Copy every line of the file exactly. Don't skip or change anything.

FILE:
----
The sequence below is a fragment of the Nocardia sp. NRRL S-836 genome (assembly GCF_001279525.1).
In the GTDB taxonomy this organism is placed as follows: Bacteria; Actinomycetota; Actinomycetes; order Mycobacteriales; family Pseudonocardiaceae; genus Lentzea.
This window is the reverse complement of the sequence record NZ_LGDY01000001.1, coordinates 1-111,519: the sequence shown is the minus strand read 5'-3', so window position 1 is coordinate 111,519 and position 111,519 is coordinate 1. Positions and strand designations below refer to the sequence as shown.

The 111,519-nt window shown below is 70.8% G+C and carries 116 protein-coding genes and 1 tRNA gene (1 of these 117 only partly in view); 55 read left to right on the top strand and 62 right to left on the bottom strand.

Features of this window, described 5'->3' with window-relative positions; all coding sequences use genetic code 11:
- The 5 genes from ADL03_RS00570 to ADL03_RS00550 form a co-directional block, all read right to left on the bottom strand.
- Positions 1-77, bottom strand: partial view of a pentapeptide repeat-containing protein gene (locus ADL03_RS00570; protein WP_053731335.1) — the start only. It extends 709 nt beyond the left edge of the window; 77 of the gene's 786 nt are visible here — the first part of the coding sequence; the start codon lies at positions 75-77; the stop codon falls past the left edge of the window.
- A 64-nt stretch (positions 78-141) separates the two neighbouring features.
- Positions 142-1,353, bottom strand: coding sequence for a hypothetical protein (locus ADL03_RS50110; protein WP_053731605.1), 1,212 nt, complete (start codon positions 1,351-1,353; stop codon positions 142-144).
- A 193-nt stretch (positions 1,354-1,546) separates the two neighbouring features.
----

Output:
The sequence below is a fragment of the Nocardia sp. NRRL S-836 genome (assembly GCF_001279525.1).
In the GTDB taxonomy this organism is placed as follows: Bacteria; Actinomycetota; Actinomycetes; order Mycobacteriales; family Pseudonocardiaceae; genus Lentzea.
This window is the reverse complement of the sequence record NZ_LGDY01000001.1, coordinates 1-111,519: the sequence shown is the minus strand read 5'-3', so window position 1 is coordinate 111,519 and position 111,519 is coordinate 1. Positions and strand designations below refer to the sequence as shown.

The 111,519-nt window shown below is 70.8% G+C and carries 116 protein-coding genes and 1 tRNA gene (1 of these 117 only partly in view); 55 read left to right on the top strand and 62 right to left on the bottom strand.

Features of this window, described 5'->3' with window-relative positions; all coding sequences use genetic code 11:
- The 5 genes from ADL03_RS00570 to ADL03_RS00550 form a co-directional block, all read right to left on the bottom strand.
- Positions 1-77, bottom strand: partial view of a pentapeptide repeat-containing protein gene (locus ADL03_RS00570; protein WP_053731335.1) — the start only. It extends 709 nt beyond the left edge of the window; 77 of the gene's 786 nt are visible here — the first part of the coding sequence; the start codon lies at positions 75-77; the stop codon falls past the left edge of the window.
- A 64-nt stretch (positions 78-141) separates the two neighbouring features.
- Positions 142-1,353, bottom strand: coding sequence for a hypothetical protein (locus ADL03_RS50110; protein WP_053731605.1), 1,212 nt, complete (start codon positions 1,351-1,353; stop codon positions 142-144).
- A 193-nt stretch (positions 1,354-1,546) separates the two neighbouring features.